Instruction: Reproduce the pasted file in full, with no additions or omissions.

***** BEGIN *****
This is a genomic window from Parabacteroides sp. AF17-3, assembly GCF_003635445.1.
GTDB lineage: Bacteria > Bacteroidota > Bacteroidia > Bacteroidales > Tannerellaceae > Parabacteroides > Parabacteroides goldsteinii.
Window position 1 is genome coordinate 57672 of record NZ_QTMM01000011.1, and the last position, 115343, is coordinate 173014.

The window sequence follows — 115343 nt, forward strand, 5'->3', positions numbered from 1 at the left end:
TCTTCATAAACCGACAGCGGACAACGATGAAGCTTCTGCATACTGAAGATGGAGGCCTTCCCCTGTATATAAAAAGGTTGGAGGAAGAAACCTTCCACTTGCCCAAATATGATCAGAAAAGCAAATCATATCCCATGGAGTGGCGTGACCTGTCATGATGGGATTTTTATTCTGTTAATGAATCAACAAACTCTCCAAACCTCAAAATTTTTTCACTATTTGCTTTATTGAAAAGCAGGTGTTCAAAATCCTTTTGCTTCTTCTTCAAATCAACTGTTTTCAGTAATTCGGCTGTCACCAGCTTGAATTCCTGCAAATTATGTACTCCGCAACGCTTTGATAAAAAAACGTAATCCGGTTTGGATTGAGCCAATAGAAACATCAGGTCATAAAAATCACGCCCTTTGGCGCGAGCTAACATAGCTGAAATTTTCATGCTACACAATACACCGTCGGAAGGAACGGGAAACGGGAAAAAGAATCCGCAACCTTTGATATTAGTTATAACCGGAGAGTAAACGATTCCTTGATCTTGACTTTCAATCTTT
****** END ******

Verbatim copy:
This is a genomic window from Parabacteroides sp. AF17-3, assembly GCF_003635445.1.
GTDB lineage: Bacteria > Bacteroidota > Bacteroidia > Bacteroidales > Tannerellaceae > Parabacteroides > Parabacteroides goldsteinii.
Window position 1 is genome coordinate 57672 of record NZ_QTMM01000011.1, and the last position, 115343, is coordinate 173014.

The window sequence follows — 115343 nt, forward strand, 5'->3', positions numbered from 1 at the left end:
TCTTCATAAACCGACAGCGGACAACGATGAAGCTTCTGCATACTGAAGATGGAGGCCTTCCCCTGTATATAAAAAGGTTGGAGGAAGAAACCTTCCACTTGCCCAAATATGATCAGAAAAGCAAATCATATCCCATGGAGTGGCGTGACCTGTCATGATGGGATTTTTATTCTGTTAATGAATCAACAAACTCTCCAAACCTCAAAATTTTTTCACTATTTGCTTTATTGAAAAGCAGGTGTTCAAAATCCTTTTGCTTCTTCTTCAAATCAACTGTTTTCAGTAATTCGGCTGTCACCAGCTTGAATTCCTGCAAATTATGTACTCCGCAACGCTTTGATAAAAAAACGTAATCCGGTTTGGATTGAGCCAATAGAAACATCAGGTCATAAAAATCACGCCCTTTGGCGCGAGCTAACATAGCTGAAATTTTCATGCTACACAATACACCGTCGGAAGGAACGGGAAACGGGAAAAAGAATCCGCAACCTTTGATATTAGTTATAACCGGAGAGTAAACGATTCCTTGATCTTGACTTTCAATCTTT